Bulgarian Chess Tournament Organizers Sue Website For Reporting Chess Moves, Claim Copyright Infringement
from the is-that-the-spanish-opening-or-the-king's-gambit? dept
The article goes a bit more into the legal strategy, and highlights the insanity of certain copyright laws. As we've discussed in the past, Europe has "database rights" -- a concept the US has (mostly) rejected -- which do grant the ability to apply copyrights on collections of facts, under the slightly warped theory that this kind of incentive is needed to aggregate those facts into a database. Of course, research has been done on this for years, and they prove, without a doubt, that database rights appear to hold back database businesses! Comparing identical industries in the US (without database rights) and Europe (with database rights) shows that the US industries are significantly larger. Thus, if the whole point of the database right is to encourage creation of more databases, it has empirically failed.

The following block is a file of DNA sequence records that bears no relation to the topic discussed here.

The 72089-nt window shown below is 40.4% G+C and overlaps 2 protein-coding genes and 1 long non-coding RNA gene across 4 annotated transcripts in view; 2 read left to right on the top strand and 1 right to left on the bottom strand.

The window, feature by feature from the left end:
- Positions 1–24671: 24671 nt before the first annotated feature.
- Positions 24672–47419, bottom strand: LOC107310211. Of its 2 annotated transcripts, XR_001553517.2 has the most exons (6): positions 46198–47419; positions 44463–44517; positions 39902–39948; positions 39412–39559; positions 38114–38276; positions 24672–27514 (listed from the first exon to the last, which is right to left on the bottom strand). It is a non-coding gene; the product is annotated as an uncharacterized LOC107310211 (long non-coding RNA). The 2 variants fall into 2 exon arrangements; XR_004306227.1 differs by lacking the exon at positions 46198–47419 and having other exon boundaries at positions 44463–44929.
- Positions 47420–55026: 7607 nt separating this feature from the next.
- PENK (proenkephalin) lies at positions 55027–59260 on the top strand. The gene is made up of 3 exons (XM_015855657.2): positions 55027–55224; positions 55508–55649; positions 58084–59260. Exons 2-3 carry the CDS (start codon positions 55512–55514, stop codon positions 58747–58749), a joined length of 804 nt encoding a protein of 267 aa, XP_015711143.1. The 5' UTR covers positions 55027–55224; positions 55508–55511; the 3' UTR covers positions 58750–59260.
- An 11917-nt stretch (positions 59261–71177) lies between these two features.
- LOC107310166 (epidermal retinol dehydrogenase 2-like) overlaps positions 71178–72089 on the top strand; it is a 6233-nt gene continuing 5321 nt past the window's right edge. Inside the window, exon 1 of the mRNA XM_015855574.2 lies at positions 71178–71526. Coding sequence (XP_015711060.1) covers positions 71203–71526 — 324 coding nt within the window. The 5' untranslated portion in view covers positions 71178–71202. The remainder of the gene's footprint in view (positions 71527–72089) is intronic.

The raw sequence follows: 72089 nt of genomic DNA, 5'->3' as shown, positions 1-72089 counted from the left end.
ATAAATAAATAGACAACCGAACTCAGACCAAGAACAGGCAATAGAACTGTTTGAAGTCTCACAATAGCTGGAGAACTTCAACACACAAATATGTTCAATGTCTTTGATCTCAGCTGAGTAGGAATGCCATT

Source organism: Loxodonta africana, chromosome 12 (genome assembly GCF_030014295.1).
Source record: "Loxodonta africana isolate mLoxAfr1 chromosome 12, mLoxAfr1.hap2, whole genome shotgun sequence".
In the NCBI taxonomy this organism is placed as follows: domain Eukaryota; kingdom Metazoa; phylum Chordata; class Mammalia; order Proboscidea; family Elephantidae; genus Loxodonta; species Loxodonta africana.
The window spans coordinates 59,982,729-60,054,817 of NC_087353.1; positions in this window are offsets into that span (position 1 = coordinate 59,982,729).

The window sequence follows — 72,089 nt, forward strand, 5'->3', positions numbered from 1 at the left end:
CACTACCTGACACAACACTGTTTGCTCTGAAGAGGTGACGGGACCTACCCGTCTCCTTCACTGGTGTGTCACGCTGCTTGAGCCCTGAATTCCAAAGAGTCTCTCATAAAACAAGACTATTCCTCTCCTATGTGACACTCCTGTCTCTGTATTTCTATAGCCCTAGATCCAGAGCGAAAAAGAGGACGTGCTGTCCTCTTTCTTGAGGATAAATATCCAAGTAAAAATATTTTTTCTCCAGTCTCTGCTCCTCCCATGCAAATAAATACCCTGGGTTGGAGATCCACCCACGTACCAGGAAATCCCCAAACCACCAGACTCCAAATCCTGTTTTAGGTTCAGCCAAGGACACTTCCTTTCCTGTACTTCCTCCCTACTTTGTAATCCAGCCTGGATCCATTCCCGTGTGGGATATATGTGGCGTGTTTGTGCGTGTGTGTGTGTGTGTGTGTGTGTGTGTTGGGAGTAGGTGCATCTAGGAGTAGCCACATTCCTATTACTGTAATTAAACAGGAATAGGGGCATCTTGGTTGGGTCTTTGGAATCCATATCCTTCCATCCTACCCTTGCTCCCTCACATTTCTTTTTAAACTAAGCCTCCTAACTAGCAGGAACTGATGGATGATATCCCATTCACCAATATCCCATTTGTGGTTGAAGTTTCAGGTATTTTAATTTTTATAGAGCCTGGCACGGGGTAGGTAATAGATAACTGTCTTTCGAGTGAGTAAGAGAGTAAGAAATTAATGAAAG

And... on top of that, it leads to absolutely nonsensical lawsuits like the one above. The database right is most certainly not intended to protect a list of chess moves. It's intended (though, it fails on this) to provide incentives to create databases. The idea that people would not play chess without a database right is obviously ridiculous. But, the Bulgarian chess folks are insisting the law is on their side. If the case were filed in the US it would be tossed pretty quickly. Hopefully the same is true in Germany as well. There is simply no legitimate reason to block reporting on the factual nature of chess moves.